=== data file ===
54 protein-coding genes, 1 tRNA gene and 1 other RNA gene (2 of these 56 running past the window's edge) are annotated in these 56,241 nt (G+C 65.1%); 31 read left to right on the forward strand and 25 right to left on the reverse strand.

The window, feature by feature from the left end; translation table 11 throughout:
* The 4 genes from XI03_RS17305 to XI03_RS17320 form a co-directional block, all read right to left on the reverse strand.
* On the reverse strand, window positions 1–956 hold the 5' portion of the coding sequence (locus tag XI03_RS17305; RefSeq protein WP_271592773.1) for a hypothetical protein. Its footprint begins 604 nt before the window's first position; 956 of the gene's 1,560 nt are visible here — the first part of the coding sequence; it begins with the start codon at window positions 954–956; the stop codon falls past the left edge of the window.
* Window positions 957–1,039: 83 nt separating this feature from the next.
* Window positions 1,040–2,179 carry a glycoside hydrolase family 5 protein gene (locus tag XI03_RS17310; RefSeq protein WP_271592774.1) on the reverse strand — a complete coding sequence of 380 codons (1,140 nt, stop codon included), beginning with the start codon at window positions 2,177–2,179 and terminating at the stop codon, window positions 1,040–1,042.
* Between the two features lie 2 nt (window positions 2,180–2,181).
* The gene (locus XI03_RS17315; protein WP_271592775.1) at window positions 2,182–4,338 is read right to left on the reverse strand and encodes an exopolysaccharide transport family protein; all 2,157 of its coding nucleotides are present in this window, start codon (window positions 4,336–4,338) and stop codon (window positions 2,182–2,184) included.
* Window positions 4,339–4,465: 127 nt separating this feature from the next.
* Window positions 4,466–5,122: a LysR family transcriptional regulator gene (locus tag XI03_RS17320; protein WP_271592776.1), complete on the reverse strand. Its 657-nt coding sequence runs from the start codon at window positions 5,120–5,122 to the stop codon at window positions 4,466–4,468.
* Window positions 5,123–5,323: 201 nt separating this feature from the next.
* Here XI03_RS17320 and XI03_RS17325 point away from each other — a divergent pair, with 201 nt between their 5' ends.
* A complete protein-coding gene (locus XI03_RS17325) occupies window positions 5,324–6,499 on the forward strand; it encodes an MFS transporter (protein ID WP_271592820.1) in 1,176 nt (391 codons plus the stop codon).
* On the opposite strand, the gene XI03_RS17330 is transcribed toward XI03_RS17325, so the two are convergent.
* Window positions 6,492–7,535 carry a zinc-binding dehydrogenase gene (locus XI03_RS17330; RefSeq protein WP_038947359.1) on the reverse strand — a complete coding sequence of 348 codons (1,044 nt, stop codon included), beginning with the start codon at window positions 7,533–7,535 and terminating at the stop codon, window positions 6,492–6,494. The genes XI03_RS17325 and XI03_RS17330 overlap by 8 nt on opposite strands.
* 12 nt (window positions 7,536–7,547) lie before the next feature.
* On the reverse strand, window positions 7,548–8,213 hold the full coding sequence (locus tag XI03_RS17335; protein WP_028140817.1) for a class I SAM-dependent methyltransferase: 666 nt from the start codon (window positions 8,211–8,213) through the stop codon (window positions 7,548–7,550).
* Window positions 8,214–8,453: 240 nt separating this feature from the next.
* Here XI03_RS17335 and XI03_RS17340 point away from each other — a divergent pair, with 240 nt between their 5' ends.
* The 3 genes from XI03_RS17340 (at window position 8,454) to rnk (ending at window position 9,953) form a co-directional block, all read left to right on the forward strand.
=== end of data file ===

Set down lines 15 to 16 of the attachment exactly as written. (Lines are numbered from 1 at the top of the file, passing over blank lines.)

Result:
* Window positions 6,492–7,535 carry a zinc-binding dehydrogenase gene (locus XI03_RS17330; RefSeq protein WP_038947359.1) on the reverse strand — a complete coding sequence of 348 codons (1,044 nt, stop codon included), beginning with the start codon at window positions 7,533–7,535 and terminating at the stop codon, window positions 6,492–6,494. The genes XI03_RS17325 and XI03_RS17330 overlap by 8 nt on opposite strands.
* 12 nt (window positions 7,536–7,547) lie before the next feature.